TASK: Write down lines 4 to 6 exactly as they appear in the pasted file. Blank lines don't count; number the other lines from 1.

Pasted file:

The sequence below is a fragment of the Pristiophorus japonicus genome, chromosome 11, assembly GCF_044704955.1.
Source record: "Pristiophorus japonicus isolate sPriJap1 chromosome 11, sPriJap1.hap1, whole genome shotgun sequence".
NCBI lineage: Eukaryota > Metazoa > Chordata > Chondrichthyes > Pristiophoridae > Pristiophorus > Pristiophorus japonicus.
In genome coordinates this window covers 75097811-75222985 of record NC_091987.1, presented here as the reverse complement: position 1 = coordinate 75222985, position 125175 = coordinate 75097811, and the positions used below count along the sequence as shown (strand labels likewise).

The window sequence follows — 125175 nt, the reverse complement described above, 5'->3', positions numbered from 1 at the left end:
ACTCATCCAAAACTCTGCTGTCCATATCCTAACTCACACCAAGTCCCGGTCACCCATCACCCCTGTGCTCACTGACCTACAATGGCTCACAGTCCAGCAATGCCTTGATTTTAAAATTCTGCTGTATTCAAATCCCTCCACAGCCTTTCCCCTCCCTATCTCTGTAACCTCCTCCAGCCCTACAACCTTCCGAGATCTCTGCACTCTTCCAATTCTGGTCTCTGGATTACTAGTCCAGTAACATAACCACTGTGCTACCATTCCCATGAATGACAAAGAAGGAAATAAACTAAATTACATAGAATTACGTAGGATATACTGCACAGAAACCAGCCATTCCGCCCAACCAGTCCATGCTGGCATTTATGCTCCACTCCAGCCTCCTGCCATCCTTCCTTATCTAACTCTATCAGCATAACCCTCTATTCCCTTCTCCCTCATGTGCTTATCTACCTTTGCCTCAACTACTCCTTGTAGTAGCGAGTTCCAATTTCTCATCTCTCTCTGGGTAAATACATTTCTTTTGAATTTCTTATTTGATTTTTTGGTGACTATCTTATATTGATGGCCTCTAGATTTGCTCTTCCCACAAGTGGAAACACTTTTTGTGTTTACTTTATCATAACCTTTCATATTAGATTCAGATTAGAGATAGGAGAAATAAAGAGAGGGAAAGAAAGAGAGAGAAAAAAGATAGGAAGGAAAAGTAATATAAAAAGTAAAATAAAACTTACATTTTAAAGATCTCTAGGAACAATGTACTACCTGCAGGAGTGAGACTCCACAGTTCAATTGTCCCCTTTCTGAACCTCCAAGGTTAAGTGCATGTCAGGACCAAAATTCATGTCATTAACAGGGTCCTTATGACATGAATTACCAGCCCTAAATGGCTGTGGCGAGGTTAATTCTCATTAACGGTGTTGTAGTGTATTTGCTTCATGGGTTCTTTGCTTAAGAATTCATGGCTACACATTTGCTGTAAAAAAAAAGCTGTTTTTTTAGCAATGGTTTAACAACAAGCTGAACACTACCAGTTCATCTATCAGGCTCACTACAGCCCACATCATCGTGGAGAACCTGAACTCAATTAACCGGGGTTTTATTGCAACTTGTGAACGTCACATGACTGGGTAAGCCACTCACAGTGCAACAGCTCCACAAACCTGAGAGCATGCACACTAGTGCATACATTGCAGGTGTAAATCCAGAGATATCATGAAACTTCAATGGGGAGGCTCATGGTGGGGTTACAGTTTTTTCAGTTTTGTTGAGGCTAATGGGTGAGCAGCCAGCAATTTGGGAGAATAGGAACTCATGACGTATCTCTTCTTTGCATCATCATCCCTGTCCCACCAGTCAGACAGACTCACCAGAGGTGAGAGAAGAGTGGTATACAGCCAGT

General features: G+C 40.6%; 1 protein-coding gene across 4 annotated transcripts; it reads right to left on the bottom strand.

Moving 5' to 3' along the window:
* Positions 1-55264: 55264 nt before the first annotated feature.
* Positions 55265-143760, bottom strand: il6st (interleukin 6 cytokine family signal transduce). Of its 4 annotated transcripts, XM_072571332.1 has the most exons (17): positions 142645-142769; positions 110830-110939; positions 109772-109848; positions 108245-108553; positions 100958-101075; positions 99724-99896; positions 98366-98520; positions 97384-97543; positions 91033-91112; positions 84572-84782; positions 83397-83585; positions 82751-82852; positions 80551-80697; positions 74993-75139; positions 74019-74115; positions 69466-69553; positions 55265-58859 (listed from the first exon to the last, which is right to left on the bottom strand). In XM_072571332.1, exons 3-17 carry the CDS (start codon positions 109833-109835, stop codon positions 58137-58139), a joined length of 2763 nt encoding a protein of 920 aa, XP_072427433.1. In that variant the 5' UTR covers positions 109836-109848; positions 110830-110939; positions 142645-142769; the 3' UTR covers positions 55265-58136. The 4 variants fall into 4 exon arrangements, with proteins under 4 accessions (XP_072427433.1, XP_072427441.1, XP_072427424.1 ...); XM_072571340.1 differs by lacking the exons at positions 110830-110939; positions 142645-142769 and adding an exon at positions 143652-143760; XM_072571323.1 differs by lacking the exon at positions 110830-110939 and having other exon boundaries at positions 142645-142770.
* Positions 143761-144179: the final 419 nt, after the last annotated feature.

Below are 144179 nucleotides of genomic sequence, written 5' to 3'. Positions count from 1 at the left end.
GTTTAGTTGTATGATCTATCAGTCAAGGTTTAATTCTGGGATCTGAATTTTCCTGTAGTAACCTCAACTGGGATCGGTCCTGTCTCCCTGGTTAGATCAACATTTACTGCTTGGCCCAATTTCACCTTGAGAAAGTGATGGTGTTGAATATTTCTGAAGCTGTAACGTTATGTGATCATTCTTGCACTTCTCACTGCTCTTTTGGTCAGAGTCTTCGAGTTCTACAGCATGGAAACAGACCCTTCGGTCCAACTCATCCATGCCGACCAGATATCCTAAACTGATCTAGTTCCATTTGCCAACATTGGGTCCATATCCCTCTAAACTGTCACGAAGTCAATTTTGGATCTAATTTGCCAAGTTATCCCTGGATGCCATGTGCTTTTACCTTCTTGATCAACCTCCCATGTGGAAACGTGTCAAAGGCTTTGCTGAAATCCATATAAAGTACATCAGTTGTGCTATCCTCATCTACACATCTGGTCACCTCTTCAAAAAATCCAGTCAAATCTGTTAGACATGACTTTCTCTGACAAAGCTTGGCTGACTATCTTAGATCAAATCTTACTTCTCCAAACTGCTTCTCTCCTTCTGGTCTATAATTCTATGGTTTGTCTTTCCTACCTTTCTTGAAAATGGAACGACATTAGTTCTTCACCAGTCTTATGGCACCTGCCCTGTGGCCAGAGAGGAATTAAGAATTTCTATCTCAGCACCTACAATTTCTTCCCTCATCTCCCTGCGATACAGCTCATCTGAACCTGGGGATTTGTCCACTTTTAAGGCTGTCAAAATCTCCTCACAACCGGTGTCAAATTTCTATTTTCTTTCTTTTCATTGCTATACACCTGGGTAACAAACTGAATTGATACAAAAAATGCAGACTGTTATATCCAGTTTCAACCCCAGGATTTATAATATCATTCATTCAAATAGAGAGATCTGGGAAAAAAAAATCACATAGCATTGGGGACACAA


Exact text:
In genome coordinates this window covers 75097811-75222985 of record NC_091987.1, presented here as the reverse complement: position 1 = coordinate 75222985, position 125175 = coordinate 75097811, and the positions used below count along the sequence as shown (strand labels likewise).

The window sequence follows — 125175 nt, the reverse complement described above, 5'->3', positions numbered from 1 at the left end:
ACTCATCCAAAACTCTGCTGTCCATATCCTAACTCACACCAAGTCCCGGTCACCCATCACCCCTGTGCTCACTGACCTACAATGGCTCACAGTCCAGCAATGCCTTGATTTTAAAATTCTGCTGTATTCAAATCCCTCCACAGCCTTTCCCCTCCCTATCTCTGTAACCTCCTCCAGCCCTACAACCTTCCGAGATCTCTGCACTCTTCCAATTCTGGTCTCTGGATTACTAGTCCAGTAACATAACCACTGTGCTACCATTCCCATGAATGACAAAGAAGGAAATAAACTAAATTACATAGAATTACGTAGGATATACTGCACAGAAACCAGCCATTCCGCCCAACCAGTCCATGCTGGCATTTATGCTCCACTCCAGCCTCCTGCCATCCTTCCTTATCTAACTCTATCAGCATAACCCTCTATTCCCTTCTCCCTCATGTGCTTATCTACCTTTGCCTCAACTACTCCTTGTAGTAGCGAGTTCCAATTTCTCATCTCTCTCTGGGTAAATACATTTCTTTTGAATTTCTTATTTGATTTTTTGGTGACTATCTTATATTGATGGCCTCTAGATTTGCTCTTCCCACAAGTGGAAACACTTTTTGTGTTTACTTTATCATAACCTTTCATATTAGATTCAGATTAGAGATAGGAGAAATAAAGAGAGGGAAAGAAAGAGAGAGAAAAAAGATAGGAAGGAAAAGTAATATAAAAAGTAAAATAAAACTTACATTTTAAAGATCTCTAGGAACAATGTACTACCTGCAGGAGTGAGACTCCACAGTTCAATTGTCCCCTTTCTGAACCTCCAAGGTTAAGTGCATGTCAGGACCAAAATTCATGTCATTAACAGGGTCCTTATGACATGAATTACCAGCCCTAAATGGCTGTGGCGAGGTTAATTCTCATTAACGGTGTTGTAGTGTATTTGCTTCATGGGTTCTTTGCTTAAGAATTCATGGCTACACATTTGCTGTAAAAAAAAAGCTGTTTTTTTAGCAATGGTTTAACAACAAGCTGAACACTACCAGTTCATCTATCAGGCTCACTACAGCCCACATCATCGTGGAGAACCTGAACTCAATTAACCGGGGTTTTATTGCAACTTGTGAACGTCACATGACTGGGTAAGCCACTCACAGTGCAACAGCTCCACAAACCTGAGAGCATGCACACTAGTGCATACATTGCAGGTGTAAATCCAGAGATATCATGAAACTTCAATGGGGAGGCTCATGGTGGGGTTACAGTTTTTTCAGTTTTGTTGAGGCTAATGGGTGAGCAGCCAGCAATTTGGGAGAATAGGAACTCATGACGTATCTCTTCTTTGCATCATCATCCCTGTCCCACCAGTCAGACAGACTCACCAGAGGTGAGAGAAGAGTGGTATACAGCCAGT